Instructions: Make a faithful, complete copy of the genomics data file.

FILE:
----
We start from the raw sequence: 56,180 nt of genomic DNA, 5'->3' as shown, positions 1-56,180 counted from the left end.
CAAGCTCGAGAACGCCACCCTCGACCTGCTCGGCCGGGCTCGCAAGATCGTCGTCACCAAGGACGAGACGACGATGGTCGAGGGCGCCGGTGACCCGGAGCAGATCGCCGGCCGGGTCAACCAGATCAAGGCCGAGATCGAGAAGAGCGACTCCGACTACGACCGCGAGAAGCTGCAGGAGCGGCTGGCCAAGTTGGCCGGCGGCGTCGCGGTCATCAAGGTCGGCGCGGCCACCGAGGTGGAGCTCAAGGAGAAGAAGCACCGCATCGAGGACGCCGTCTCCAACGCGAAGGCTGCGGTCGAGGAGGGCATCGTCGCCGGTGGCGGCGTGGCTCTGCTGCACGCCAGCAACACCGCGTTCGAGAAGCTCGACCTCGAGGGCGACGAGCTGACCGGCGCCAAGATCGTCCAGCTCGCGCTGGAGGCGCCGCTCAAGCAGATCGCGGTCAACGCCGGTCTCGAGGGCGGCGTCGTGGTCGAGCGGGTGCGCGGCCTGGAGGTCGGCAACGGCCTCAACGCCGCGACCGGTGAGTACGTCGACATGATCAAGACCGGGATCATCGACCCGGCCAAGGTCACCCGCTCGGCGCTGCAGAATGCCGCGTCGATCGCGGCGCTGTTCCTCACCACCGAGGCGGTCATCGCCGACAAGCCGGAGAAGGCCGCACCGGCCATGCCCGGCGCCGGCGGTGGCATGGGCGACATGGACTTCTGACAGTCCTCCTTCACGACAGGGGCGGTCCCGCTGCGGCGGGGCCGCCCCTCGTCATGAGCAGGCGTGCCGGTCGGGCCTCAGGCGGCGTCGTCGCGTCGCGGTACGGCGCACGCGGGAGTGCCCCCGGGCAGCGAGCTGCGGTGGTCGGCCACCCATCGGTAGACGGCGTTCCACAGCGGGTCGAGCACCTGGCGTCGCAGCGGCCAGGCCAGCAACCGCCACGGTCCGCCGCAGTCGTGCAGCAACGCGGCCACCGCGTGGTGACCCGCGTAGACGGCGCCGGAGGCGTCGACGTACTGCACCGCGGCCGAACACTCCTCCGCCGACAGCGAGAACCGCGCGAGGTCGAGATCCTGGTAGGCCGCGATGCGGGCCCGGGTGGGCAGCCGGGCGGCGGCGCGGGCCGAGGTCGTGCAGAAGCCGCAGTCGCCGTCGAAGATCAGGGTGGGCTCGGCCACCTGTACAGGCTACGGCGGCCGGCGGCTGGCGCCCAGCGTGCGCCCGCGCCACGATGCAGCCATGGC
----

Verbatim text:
We start from the raw sequence: 56,180 nt of genomic DNA, 5'->3' as shown, positions 1-56,180 counted from the left end.
CAAGCTCGAGAACGCCACCCTCGACCTGCTCGGCCGGGCTCGCAAGATCGTCGTCACCAAGGACGAGACGACGATGGTCGAGGGCGCCGGTGACCCGGAGCAGATCGCCGGCCGGGTCAACCAGATCAAGGCCGAGATCGAGAAGAGCGACTCCGACTACGACCGCGAGAAGCTGCAGGAGCGGCTGGCCAAGTTGGCCGGCGGCGTCGCGGTCATCAAGGTCGGCGCGGCCACCGAGGTGGAGCTCAAGGAGAAGAAGCACCGCATCGAGGACGCCGTCTCCAACGCGAAGGCTGCGGTCGAGGAGGGCATCGTCGCCGGTGGCGGCGTGGCTCTGCTGCACGCCAGCAACACCGCGTTCGAGAAGCTCGACCTCGAGGGCGACGAGCTGACCGGCGCCAAGATCGTCCAGCTCGCGCTGGAGGCGCCGCTCAAGCAGATCGCGGTCAACGCCGGTCTCGAGGGCGGCGTCGTGGTCGAGCGGGTGCGCGGCCTGGAGGTCGGCAACGGCCTCAACGCCGCGACCGGTGAGTACGTCGACATGATCAAGACCGGGATCATCGACCCGGCCAAGGTCACCCGCTCGGCGCTGCAGAATGCCGCGTCGATCGCGGCGCTGTTCCTCACCACCGAGGCGGTCATCGCCGACAAGCCGGAGAAGGCCGCACCGGCCATGCCCGGCGCCGGCGGTGGCATGGGCGACATGGACTTCTGACAGTCCTCCTTCACGACAGGGGCGGTCCCGCTGCGGCGGGGCCGCCCCTCGTCATGAGCAGGCGTGCCGGTCGGGCCTCAGGCGGCGTCGTCGCGTCGCGGTACGGCGCACGCGGGAGTGCCCCCGGGCAGCGAGCTGCGGTGGTCGGCCACCCATCGGTAGACGGCGTTCCACAGCGGGTCGAGCACCTGGCGTCGCAGCGGCCAGGCCAGCAACCGCCACGGTCCGCCGCAGTCGTGCAGCAACGCGGCCACCGCGTGGTGACCCGCGTAGACGGCGCCGGAGGCGTCGACGTACTGCACCGCGGCCGAACACTCCTCCGCCGACAGCGAGAACCGCGCGAGGTCGAGATCCTGGTAGGCCGCGATGCGGGCCCGGGTGGGCAGCCGGGCGGCGGCGCGGGCCGAGGTCGTGCAGAAGCCGCAGTCGCCGTCGAAGATCAGGGTGGGCTCGGCCACCTGTACAGGCTACGGCGGCCGGCGGCTGGCGCCCAGCGTGCGCCCGCGCCACGATGCAGCCATGGC